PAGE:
Byblos Bank’s Vice Chairman and General Manager Semaan Bassil outlined the bank’s strategy for the future within the current economic climate. He said the bank plans to invest in technology, develop its human resources, improve its risk management, and launch new consumer products. Mr. Bassil added that Byblos will try to maintain the same profit level as last year if the economic slowdown prevails this year, but predicted that economic progress would certainly benefit the bank. He revealed that Byblos was making investments that will translate into more profits and better risk management, and that the bank increased its liquidity and developed fee and commission-based services to deal with the recession. He also indicated that Byblos does not plan to issue Eurobonds in the near future.
One of Lebanon’s top 5 banks, Byblos declared consolidated net income of $46.8 million in
2000, down 6.8 percent from the previous year, but still the second largest income among publicly traded banks. An innovative and dynamic bank, Byblos is a pioneer in the local banking sector. It was the first to offer consumer and personal loans, thereby securing a leading position in the retail market. It was also first to tap local and international markets for equity and debt financing, and to issue certificates of deposits in foreign currency.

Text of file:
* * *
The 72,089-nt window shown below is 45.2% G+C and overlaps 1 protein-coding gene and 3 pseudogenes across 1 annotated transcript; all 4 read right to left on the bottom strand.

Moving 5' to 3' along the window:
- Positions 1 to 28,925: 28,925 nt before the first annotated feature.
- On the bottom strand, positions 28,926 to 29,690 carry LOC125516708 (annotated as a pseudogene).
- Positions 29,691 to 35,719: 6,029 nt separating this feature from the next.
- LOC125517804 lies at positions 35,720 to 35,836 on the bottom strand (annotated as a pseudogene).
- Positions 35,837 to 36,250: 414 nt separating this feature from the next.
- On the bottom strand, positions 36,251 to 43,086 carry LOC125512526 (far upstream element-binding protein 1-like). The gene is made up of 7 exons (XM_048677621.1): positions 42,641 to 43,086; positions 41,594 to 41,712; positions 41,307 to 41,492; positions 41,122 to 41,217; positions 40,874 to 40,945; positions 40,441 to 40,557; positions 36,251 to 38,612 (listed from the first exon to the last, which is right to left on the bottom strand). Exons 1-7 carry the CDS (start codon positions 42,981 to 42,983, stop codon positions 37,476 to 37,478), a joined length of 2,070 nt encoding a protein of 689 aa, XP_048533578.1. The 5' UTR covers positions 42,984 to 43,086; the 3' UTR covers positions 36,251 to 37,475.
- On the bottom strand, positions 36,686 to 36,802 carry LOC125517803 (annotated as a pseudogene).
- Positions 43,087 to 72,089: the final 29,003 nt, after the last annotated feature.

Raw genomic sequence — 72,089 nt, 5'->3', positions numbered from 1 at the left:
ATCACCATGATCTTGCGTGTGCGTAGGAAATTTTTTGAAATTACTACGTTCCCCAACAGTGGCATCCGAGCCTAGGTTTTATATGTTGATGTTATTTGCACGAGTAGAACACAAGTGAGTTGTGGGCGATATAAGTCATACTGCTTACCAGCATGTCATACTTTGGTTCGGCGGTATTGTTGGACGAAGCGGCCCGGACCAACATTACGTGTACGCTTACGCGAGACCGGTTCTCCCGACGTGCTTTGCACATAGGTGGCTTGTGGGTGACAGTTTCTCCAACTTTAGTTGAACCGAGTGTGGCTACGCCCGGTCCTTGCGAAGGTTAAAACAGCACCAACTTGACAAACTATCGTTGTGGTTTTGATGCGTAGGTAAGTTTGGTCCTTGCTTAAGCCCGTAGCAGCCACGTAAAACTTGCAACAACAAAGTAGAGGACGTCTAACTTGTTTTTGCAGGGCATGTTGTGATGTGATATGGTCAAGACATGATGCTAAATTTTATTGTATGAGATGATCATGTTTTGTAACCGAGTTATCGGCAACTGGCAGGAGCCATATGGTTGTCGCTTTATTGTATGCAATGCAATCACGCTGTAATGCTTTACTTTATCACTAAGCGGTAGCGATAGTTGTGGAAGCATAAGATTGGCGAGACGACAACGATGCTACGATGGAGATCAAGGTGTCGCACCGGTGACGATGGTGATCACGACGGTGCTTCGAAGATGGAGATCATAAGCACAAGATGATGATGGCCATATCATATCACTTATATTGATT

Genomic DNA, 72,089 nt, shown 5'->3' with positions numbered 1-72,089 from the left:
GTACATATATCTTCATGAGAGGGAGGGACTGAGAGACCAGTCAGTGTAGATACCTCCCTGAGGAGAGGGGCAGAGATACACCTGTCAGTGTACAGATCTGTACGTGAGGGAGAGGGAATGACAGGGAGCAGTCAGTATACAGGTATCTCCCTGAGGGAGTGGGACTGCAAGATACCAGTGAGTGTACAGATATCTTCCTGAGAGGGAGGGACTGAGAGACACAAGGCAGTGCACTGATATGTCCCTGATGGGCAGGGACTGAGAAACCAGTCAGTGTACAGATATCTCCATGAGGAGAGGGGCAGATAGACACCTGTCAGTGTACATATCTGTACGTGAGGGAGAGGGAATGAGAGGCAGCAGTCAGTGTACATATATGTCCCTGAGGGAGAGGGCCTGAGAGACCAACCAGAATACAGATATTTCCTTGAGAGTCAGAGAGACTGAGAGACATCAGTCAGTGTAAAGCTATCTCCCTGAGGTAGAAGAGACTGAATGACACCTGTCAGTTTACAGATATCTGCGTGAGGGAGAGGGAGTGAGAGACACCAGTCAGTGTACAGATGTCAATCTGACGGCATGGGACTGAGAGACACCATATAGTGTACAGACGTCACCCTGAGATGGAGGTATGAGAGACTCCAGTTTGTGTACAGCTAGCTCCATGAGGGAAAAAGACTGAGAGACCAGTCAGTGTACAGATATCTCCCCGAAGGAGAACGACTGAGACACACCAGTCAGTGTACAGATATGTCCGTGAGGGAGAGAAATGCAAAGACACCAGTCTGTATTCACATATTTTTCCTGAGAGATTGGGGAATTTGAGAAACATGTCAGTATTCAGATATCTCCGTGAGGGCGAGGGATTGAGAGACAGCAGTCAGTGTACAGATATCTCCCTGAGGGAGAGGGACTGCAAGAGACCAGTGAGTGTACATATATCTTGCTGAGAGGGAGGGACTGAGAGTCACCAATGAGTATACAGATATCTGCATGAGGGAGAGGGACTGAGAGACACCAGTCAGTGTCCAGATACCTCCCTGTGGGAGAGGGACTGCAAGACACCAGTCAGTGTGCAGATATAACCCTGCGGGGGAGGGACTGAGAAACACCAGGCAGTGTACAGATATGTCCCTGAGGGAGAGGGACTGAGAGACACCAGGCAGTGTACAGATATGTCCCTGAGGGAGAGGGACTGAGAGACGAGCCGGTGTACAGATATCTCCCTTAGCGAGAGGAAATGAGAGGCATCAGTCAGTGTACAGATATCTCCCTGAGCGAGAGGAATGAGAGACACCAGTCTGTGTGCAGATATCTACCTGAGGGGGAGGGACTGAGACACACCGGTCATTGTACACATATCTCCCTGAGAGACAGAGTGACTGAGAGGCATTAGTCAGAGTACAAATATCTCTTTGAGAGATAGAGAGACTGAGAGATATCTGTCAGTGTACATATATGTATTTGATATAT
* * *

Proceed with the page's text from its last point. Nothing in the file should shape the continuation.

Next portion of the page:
Byblos has signed agreements with several multilateral agencies to help finance trade as well as small and medium-size businesses in Lebanon. Such accords exist with the International Finance Corporation, the private sector arm of the World Bank; Proparco, the private sector arm of the French Development Agency; the Canadian Export Development Corporation; the OPEC Fund for International Development; and the Arab Trade Finance Program. — ( Lebanon Invest )
© 2001 Mena Report (www.menareport.com )